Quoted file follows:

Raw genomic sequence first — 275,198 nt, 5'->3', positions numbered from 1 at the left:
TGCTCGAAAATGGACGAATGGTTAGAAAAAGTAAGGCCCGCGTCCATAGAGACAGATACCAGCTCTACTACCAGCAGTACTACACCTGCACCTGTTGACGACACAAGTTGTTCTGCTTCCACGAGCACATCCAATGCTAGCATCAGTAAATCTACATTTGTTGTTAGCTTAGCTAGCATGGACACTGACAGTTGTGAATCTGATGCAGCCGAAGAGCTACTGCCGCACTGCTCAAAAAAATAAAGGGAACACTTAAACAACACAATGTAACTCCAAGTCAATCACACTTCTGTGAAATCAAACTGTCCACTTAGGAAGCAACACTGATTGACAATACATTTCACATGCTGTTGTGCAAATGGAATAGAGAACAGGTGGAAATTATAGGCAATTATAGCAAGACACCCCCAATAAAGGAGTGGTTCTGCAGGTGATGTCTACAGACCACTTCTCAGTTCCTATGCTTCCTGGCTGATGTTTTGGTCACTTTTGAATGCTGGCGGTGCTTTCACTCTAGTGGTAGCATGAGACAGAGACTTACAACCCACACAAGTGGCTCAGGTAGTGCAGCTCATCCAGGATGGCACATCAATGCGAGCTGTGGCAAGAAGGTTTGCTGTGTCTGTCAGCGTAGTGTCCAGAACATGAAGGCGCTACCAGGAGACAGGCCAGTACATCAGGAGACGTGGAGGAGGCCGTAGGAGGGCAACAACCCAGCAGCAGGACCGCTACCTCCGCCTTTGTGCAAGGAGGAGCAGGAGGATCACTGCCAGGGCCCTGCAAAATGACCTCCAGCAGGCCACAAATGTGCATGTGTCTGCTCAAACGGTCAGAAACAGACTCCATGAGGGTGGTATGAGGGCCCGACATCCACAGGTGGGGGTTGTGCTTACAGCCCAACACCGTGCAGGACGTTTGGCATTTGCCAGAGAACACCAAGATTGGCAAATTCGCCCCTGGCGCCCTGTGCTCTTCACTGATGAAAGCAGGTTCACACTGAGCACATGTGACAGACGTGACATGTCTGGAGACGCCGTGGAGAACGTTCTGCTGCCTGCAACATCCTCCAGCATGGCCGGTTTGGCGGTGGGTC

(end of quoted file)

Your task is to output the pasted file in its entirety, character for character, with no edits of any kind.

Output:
Raw genomic sequence first — 275,198 nt, 5'->3', positions numbered from 1 at the left:
TGCTCGAAAATGGACGAATGGTTAGAAAAAGTAAGGCCCGCGTCCATAGAGACAGATACCAGCTCTACTACCAGCAGTACTACACCTGCACCTGTTGACGACACAAGTTGTTCTGCTTCCACGAGCACATCCAATGCTAGCATCAGTAAATCTACATTTGTTGTTAGCTTAGCTAGCATGGACACTGACAGTTGTGAATCTGATGCAGCCGAAGAGCTACTGCCGCACTGCTCAAAAAAATAAAGGGAACACTTAAACAACACAATGTAACTCCAAGTCAATCACACTTCTGTGAAATCAAACTGTCCACTTAGGAAGCAACACTGATTGACAATACATTTCACATGCTGTTGTGCAAATGGAATAGAGAACAGGTGGAAATTATAGGCAATTATAGCAAGACACCCCCAATAAAGGAGTGGTTCTGCAGGTGATGTCTACAGACCACTTCTCAGTTCCTATGCTTCCTGGCTGATGTTTTGGTCACTTTTGAATGCTGGCGGTGCTTTCACTCTAGTGGTAGCATGAGACAGAGACTTACAACCCACACAAGTGGCTCAGGTAGTGCAGCTCATCCAGGATGGCACATCAATGCGAGCTGTGGCAAGAAGGTTTGCTGTGTCTGTCAGCGTAGTGTCCAGAACATGAAGGCGCTACCAGGAGACAGGCCAGTACATCAGGAGACGTGGAGGAGGCCGTAGGAGGGCAACAACCCAGCAGCAGGACCGCTACCTCCGCCTTTGTGCAAGGAGGAGCAGGAGGATCACTGCCAGGGCCCTGCAAAATGACCTCCAGCAGGCCACAAATGTGCATGTGTCTGCTCAAACGGTCAGAAACAGACTCCATGAGGGTGGTATGAGGGCCCGACATCCACAGGTGGGGGTTGTGCTTACAGCCCAACACCGTGCAGGACGTTTGGCATTTGCCAGAGAACACCAAGATTGGCAAATTCGCCCCTGGCGCCCTGTGCTCTTCACTGATGAAAGCAGGTTCACACTGAGCACATGTGACAGACGTGACATGTCTGGAGACGCCGTGGAGAACGTTCTGCTGCCTGCAACATCCTCCAGCATGGCCGGTTTGGCGGTGGGTC